Time for the peak of Leonid's meteor shower: Look at NH for Fireballs


It rains the peak of the fast-moving Leonid meteor this weekend, with a good chance to see it at dawn on Saturday, November 17, and Sunday, November 18. The weather conditions in New Hampshire may only work for annual shows. Estimates for the next few hours require cloudy clouds.

Most experts say the best chance to see a shooting star is around 3am Saturday, because the moon will set shortly after midnight in most parts of the world, but Sunday morning will also function. Leonid usually produces between 10 and 15 meteors per hour. The moon sets at around 12:35 a.m. on the East Coast. To find out the exact time of the month in which you live, go here.

Meteors can be colorful and produce fireballs – that is, brighter and bigger meteors that can leave a colorful trail. And did we mention them fast? They cross the sky around 44 miles per second, making them among the fastest meteors.

In a few years, the Leonid meteor shower produced an explosion, but this could not be one of them, according to Earthsky.org. Within a few years, they produced up to 1,000 meteors per hour. The last time that happened was in 2001.

The Leonid, who is associated with the comet Tempel-Tuttle, gets their name from the constellation Leo the Lion and will come from the stars that make up Leo's mane. And even though they emanate from that part of the sky, there is no need to find constellations. If the weather allows, you will be able to see it from any part of the sky.

But if you want to find Leo the Lion, look at the eastern horizon. The sky climb begins after midnight, and when it reaches its highest point, the most meteors will be seen.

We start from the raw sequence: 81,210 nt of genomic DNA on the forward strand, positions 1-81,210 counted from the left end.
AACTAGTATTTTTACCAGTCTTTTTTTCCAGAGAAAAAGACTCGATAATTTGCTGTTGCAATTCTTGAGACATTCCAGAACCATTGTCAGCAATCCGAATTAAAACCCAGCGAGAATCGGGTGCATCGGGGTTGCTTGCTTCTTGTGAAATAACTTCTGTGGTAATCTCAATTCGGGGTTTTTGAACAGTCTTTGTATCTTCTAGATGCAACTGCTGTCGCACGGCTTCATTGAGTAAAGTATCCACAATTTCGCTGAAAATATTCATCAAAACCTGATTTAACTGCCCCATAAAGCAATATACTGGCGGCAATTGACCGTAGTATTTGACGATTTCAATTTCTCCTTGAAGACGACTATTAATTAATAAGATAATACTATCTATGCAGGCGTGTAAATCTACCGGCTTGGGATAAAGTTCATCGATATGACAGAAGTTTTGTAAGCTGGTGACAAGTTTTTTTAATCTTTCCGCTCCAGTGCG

There are some meteor showers left before the calendar changes to 2019.

Geminid meteor shower, which comes from the Gemini constellation, usually the best this year, produces up to 120 meteors of various colors one hour at its peak on December 13-14. Mandi runs from December 7-17, and is produced by debris left by an asteroid known as 3200 Phaethon, discovered in 1982. Seeing conditions must be very good because the first quarter of the moon will sink shortly after midnight, leaving the sky dark. The peak viewing time is in the morning hours, but Geminids are also active before midnight.

Meteor showers later this year are small, and often overlooked. The Ursids meteor shower, which takes place on December 17-25 and tops December 21-22, produces around 5 to 10 meteors per hour, although occasional explosions produce 25 or more hours. The full moon will wash everything but the brightest, however. Ursids are from the constellation of Ursa Minor, and are produced by the dust grains left by the Tuttle comet found in 1790. The best time for vision is after midnight.

(Photo by Bill Ingalls / NASA viaGetty Images)

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